Organisation and other racers
Thanks to the organisers and marshals who made it a great day, the route was a great one if you ever want to race a fast ultra and nice and scenic and everything went off smoothly although I’d definitely have appreciated a tea urn at the finish line for a brew rather than having to wander down to the visitors centre to buy one.
Would I do this race again? Yep, it’s pretty flat and fast and reasonably local so certainly one to keep on the radar if you want to see how hard you can push yourself at pace. I look forward to seeing the full results list and any photos that were taken.
Congratulations to Michael Lunn who ran a great debut 35 miler in 6:12 and to Andy Connell who smashed his 10 hour target in the 50 miler with a 9:25 and to see Ben Wittenberg who finished 3rd and finally to the chap who
won obliterated the 50 mile route finishing in about 6:20 and barely looking out of breath. Incredible time.
Ultimately and with a bit of sensible reflection and grounding from Facebook friends, I look at this result as nothing other than a massive success. Despite the various stomach troubles, I ran 35 (well, actually 36.2) miles in 5:39.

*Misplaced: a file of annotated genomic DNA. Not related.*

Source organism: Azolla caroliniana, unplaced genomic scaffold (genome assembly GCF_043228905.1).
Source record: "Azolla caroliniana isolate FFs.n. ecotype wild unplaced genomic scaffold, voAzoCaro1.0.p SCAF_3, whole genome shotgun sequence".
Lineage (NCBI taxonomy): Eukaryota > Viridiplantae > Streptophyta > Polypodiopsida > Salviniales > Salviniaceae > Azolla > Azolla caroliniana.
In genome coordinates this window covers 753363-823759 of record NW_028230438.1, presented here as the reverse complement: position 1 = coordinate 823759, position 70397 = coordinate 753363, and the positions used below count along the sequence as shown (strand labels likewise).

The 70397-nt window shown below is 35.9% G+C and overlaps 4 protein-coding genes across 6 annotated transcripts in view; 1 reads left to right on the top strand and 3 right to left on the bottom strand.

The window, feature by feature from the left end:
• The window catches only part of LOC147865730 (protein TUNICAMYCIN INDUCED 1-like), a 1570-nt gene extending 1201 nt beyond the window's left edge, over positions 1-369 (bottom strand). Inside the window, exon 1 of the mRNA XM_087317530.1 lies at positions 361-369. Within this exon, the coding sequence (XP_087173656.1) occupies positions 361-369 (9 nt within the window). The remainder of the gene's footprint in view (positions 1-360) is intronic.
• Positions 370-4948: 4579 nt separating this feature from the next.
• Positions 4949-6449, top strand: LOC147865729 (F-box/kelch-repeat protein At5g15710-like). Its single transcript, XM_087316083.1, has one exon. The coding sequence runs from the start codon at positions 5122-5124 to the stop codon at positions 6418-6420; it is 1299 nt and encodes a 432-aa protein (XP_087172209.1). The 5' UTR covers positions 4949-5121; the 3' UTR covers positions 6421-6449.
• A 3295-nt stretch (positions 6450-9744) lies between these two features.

When I Ally and I first did the Manchester Marathon in 2012 after just taking up running in 2012, it took us 5:45 so looking back at the entirety of my short running career to cover that distance running a sub 9 minute mile pace is something to be thrilled about and to even be somewhere where I felt an outside chance that a stretch goal of perhaps even competing for a win in an ultramarathon is pretty exciting and simply drives me to want to train harder and more efficiently for the next and final “A” race for the year – the White Rose Ultra in November.
That said, I think perhaps I’d maybe lost a bit of focus by setting such a lofty goal in the first place and that’s what preyed on my mind and effectively caused the running equivalent of stage fright on the day.
Still, if I don’t aim big, I’m not likely to know how far I can really go so I’ll put this one down as a physical success but a hard earned lesson in mental preparation and file it away in the lessons learnt section of my mind and be happy I stuck it out in the end and just remind myself I STILL CAME 4th!